PCL Kinematics Laboratory

ACL Group | MCL Group
Shoulder Group | Tendinitis | Hand and Upper Extremity Group

Team Members:

Research Objectives:
Under the direction of Dr. Harner, the PCL group has continued its investigation of the biomechanics of the PCL and PCL replacement grafts. The research is motivated by the poor long-term prognosis of patients with PCL injuries. PCL deficiency has been associated with progressive instability and the early onset of arthritis, while PCL reconstructive surgery has failed to completely restore normal knee laxity. These variable outcomes of PCL reconstructions have been attributed by some to the high incidence of associated injuries to the posterolateral structures (PLS) of the knee. It is the objective of the PCL group to investigate the biomechanics of the PCL and its associated structures, as well as PCL replacement grafts, with the long term goal of identifying procedures which will best replace the function of the intact PCL in the PCL-injured knee.

Research Projects:
1. Grant:
  1. Function of the PCL and Posterolateral Structures in the Intact, Injured, and Reconstructed Knee, 1/2000- 1/2002, The Aircast Foundation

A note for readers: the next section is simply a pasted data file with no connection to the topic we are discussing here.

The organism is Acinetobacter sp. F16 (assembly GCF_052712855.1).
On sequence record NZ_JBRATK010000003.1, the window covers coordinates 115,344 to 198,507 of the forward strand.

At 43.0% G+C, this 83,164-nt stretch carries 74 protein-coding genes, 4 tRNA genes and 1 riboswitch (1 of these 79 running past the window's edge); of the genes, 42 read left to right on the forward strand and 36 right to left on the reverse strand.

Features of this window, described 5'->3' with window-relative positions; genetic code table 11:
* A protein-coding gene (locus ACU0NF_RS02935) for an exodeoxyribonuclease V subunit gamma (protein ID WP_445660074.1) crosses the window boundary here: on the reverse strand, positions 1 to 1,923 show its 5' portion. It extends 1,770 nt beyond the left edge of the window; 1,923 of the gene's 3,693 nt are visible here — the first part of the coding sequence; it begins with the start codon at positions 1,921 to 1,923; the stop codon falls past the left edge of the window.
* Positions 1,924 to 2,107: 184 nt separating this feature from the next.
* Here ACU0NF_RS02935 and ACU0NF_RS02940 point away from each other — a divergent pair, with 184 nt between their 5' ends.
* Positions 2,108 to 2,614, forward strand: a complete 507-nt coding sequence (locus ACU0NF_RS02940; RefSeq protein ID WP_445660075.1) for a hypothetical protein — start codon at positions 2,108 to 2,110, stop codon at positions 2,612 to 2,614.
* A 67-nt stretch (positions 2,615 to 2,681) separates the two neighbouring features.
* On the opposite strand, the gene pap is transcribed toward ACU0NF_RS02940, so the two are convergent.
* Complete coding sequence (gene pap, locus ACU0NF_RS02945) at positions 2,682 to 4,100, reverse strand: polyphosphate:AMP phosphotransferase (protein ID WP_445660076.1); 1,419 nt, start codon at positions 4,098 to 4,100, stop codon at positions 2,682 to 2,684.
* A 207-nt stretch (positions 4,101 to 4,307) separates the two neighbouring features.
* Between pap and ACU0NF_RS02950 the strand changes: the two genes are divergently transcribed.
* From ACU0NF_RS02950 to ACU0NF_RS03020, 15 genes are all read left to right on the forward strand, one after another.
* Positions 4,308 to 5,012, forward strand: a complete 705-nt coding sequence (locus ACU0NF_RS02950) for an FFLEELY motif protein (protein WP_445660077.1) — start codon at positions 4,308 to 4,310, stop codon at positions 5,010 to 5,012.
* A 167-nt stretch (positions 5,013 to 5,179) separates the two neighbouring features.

2. Effects of Tibial Slope on Anterior-Posterior Knee Stability, 3/1/00-2/28/01, American Orthopaedic Society for Sports Medicine

2. Ongoing Projects:
Tibial Inlay Project: The objective of this study was to compare to PCL reconstruction techniques, the inlay technique and the single bundle trans-tibial tunnel technique.

Double Bundle/PLS Reconstruction Project: Evaluation of the effects of PLS reconstruction in the PCL reconstructed knee. Because PLS-deficiency has been shown to increase in situ forces in the PCL replacement graft, the effects of PLS reconstruction on in situ forces in the PCL and its contribution to knee kinematics, will be determined in response to anterior-posterior tibial loads, and internal-external torques. The effects of PLS-deficiency on the in situ forces in the PCL reconstruction, will also be assessed.